Tim Craig had a piece in Saturday’s Washington Post metro section about the recent growth of cycling in the District. Headlined “Biking getting bigger in D.C.,” the story leaned on one figure in particular to justify its claim of a trend: Over the last ten years the number of District residents who commute by bike has doubled, to around 2.2 percent.
That is still, admittedly, a very small percentage of the overall commuter pool. So don’t be surprised when a local curmudgeon and bike hater like Gary Imhoff uses that figure as a cudgel to bash the use of city dollars for bike lanes and infrastructure. In a posting yesterday to The Mail, that old-timey-internet-looking D.C. discussion forum, Imhoff writes:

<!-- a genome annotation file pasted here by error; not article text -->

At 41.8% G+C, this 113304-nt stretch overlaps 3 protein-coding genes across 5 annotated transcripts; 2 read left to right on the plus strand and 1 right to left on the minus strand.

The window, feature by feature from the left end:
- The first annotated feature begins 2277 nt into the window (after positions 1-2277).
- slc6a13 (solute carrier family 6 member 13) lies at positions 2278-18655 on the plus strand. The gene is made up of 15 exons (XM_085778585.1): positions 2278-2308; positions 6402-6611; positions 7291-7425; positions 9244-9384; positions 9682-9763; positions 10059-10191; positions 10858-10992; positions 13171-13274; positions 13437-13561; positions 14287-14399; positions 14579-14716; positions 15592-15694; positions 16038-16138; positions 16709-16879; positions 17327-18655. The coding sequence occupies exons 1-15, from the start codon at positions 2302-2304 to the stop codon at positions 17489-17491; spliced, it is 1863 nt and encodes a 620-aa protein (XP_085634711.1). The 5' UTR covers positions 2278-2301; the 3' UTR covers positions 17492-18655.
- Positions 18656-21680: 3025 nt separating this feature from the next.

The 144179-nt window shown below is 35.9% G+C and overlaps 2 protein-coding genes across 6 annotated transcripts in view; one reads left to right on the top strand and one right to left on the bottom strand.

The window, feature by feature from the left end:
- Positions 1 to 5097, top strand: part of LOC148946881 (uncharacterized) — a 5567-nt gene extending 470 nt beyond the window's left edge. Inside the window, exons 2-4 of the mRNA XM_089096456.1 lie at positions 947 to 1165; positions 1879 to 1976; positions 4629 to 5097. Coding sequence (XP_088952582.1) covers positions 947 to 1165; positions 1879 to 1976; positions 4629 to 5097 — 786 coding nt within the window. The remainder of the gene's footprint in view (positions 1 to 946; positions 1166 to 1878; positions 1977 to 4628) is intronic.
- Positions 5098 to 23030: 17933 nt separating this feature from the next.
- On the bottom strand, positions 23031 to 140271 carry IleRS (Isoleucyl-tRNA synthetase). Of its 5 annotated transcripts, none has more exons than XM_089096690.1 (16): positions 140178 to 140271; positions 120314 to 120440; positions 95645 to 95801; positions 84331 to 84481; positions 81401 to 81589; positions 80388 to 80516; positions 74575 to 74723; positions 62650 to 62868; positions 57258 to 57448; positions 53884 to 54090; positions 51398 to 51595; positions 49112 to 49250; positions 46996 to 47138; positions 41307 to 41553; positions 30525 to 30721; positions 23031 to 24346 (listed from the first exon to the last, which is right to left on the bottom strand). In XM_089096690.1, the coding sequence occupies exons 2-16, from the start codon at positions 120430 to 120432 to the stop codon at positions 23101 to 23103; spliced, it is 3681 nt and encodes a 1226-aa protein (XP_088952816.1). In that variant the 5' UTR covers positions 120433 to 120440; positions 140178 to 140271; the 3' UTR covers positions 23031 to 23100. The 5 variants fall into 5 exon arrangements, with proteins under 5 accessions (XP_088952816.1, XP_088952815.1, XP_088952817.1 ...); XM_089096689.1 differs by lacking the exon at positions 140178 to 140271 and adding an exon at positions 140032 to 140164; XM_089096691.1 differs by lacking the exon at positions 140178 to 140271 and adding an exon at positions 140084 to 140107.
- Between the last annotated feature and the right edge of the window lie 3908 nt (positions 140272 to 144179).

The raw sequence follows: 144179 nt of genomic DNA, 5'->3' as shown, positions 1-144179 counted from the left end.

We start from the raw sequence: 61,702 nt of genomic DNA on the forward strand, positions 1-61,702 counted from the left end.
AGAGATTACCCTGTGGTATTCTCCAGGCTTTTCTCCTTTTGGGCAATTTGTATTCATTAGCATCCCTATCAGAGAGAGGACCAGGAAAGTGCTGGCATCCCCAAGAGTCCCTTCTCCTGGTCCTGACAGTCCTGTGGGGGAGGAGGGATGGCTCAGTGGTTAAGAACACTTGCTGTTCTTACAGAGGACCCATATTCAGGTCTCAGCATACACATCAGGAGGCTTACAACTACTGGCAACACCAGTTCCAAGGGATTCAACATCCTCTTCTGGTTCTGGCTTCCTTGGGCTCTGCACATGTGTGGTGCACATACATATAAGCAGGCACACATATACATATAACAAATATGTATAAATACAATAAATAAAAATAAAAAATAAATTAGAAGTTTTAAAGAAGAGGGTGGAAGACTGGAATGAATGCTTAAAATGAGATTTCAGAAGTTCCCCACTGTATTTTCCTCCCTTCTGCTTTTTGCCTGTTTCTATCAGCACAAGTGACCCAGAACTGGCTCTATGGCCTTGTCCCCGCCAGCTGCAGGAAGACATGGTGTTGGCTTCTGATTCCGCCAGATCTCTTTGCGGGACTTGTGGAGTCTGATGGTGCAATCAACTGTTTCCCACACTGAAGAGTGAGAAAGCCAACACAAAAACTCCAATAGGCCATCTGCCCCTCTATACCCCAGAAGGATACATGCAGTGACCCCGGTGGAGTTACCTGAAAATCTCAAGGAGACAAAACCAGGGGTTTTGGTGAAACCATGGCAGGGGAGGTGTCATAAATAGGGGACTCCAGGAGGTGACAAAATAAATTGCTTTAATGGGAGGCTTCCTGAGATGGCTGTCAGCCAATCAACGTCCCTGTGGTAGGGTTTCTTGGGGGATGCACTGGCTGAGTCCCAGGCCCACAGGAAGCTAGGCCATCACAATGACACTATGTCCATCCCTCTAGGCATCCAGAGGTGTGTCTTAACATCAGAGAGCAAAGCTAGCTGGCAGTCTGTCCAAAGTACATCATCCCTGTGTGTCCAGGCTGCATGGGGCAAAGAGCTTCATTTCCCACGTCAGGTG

Wouldn’t a more accurate title for the article have been, “Few People Bike, Despite Many Government Incentives,”? It turns out that I’ve been exaggerating the importance of bicycling, since I’ve been using 3 percent as the percentage of commuters who travel by bicycle; in the future I’ll use 2 percent instead. Bicycling, as a practical mode of transportation rather than as a sport or hobby, is a niche enthusiasm.
Sure, one in 45 ain’t too many, generally speaking. But Imhoff ignores an important clarification Craig makes in the story. Looking at data from their hourly on-street “bike counts,” DDOT officials say that most of that increase in bike commuters has come since 2007, which makes sense, considering the hefty investment in bike projects under Mayor Adrian Fenty.
In that case, a near doubling of the number of D.C. bike commuters in such a short amount of time is in fact pretty impressive, even if they still account for a relatively small percentage of the overall population. The bottom line: Make biking easier and more people will get to work that way. Which, in turn, will mean Gary Imhoff has fewer cars to do battle with on D.C. roads.